As we skid headlong into “that time of year,” when giving gifts is more of an obligation than anything else, I thought it would be a good opportunity to discuss the toxic aspect of gift-giving, and how it negatively impacts a relationship.
To be clear, I just want to state that there is nothing inherently wrong with giving or receiving gifts. If you are giving from your heart, out of the pure desire to give to another, then God bless you. Please do so. That is what giving gifts should look like: given from the heart, without any attachment or expectation bound up with it. In a way, that is sort of the function of Santa Claus, and perhaps his appeal, as well. The gifts are freely and miraculously given, and the jolly old elf doesn’t even expect (nor does he get) a thank you in return. According to the legend we have created, Santa does it for the pure joy of giving, and nothing else. No wonder he is so well loved.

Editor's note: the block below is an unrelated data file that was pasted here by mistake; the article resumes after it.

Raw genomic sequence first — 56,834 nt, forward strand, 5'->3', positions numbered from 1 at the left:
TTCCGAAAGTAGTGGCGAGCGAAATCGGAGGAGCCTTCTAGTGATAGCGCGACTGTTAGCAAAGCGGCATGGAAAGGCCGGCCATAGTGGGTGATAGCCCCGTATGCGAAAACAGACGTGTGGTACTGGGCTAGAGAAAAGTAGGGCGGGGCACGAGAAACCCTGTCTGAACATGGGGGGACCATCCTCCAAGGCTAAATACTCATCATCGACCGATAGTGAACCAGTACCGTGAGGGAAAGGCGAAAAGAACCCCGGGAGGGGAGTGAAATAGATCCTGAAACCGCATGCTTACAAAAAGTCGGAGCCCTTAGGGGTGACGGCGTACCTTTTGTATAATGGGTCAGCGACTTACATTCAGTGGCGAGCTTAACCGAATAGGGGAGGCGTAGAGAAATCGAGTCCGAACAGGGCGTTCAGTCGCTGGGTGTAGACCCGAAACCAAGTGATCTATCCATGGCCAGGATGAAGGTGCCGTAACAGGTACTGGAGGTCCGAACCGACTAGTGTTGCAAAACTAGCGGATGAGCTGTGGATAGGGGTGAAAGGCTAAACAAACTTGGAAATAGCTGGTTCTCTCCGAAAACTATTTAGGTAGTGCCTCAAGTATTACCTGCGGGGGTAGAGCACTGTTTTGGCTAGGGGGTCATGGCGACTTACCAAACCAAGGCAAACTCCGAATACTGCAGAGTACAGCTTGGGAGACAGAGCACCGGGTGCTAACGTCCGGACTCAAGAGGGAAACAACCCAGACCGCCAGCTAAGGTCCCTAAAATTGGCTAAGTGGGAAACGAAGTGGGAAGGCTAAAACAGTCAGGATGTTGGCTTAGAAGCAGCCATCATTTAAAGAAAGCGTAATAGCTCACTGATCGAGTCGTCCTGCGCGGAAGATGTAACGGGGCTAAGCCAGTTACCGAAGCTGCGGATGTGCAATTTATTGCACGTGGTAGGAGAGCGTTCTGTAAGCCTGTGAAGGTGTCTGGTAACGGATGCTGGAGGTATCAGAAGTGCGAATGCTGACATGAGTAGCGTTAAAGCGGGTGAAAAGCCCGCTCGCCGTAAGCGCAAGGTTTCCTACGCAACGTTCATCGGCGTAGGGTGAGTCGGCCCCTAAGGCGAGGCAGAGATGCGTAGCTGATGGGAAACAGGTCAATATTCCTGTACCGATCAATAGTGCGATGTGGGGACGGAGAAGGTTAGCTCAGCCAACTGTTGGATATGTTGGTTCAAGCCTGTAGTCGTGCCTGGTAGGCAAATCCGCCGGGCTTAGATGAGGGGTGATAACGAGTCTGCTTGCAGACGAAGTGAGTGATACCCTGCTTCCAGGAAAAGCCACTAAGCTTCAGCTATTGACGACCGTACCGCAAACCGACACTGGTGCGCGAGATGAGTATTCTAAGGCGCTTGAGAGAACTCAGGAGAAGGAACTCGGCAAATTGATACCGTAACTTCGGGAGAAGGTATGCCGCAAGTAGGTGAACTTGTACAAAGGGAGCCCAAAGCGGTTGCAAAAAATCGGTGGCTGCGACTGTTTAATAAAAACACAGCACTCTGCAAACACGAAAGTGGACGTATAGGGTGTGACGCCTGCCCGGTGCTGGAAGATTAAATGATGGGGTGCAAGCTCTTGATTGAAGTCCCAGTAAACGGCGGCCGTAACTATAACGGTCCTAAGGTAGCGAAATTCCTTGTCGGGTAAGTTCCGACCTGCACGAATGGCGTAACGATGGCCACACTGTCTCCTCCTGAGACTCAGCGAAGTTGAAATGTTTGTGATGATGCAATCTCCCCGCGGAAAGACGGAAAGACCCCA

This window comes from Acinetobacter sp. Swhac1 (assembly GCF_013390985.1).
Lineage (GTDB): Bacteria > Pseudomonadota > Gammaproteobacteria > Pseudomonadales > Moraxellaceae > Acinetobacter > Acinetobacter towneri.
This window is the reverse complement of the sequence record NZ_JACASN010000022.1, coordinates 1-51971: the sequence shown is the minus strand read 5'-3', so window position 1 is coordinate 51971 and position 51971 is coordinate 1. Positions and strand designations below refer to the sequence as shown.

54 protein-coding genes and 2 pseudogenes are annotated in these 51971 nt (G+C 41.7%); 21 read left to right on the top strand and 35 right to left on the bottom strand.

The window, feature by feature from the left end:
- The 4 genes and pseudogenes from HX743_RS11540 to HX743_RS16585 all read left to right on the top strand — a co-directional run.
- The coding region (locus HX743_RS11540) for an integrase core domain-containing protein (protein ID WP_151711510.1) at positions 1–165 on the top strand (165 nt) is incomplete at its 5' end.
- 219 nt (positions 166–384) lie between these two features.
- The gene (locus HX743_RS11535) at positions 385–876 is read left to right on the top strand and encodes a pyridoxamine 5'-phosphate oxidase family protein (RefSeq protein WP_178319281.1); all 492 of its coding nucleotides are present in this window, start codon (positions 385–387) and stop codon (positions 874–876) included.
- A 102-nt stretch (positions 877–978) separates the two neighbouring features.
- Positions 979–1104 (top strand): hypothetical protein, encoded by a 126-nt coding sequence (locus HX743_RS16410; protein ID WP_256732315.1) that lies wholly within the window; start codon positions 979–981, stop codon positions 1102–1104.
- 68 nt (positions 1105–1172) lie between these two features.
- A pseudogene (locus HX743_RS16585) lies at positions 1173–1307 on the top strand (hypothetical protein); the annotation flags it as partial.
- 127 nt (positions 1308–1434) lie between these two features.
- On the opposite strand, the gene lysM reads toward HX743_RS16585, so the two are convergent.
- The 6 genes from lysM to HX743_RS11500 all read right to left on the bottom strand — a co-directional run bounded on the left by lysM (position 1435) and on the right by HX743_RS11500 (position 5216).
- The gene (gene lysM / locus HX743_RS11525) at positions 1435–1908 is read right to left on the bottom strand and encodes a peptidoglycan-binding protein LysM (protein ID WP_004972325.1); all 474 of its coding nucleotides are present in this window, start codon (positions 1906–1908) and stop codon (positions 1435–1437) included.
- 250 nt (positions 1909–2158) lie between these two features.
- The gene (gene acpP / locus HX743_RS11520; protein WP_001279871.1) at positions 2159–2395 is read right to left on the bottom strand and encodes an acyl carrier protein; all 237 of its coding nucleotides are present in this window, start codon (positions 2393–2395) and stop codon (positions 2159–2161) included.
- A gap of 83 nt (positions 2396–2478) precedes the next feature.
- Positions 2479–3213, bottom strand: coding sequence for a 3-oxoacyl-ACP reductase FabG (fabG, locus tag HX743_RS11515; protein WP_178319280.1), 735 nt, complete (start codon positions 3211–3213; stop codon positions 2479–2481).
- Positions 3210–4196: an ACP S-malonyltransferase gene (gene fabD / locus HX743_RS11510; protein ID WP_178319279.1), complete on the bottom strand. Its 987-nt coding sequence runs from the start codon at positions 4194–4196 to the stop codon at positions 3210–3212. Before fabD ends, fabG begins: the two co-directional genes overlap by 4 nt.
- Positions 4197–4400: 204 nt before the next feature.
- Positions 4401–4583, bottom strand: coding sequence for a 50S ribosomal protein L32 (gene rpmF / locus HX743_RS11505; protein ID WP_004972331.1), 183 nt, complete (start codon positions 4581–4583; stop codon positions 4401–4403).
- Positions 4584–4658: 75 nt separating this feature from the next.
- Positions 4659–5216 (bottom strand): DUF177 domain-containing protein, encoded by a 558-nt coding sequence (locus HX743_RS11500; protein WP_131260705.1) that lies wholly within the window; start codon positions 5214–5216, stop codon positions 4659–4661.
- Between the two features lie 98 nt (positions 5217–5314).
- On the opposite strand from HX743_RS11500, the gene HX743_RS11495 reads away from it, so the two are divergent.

But then there are the other kinds of gifts, the kind of gift that feels bad, the kind that aren’t really gifts at all, and some of them are, quite frankly, massive burdens. You know what I’m talking about. They are passive aggression wrapped in bows, hateful commentary provided “because they love you,” or an imposition of someone else’s preferences for you. Or, maybe it’s just a lavish opportunity to “outdo” you with all the money “they” have. Whatever the reason, the end result is that the gift makes you feel bad. And that is toxic.
No matter what dynamic is occurring in the push-me/pull-you of the relationship, it is important to understand that it is probably largely unconscious on the part of the giver (or the receiver, which I’ll get to in a minute). The person who gives hurtful gifts probably didn’t do any plotting with the ultimate goal of hurting you; unconsciously, they are just trying to “win” a power struggle that has been going on between you, and “gifts” are a perfect weapon.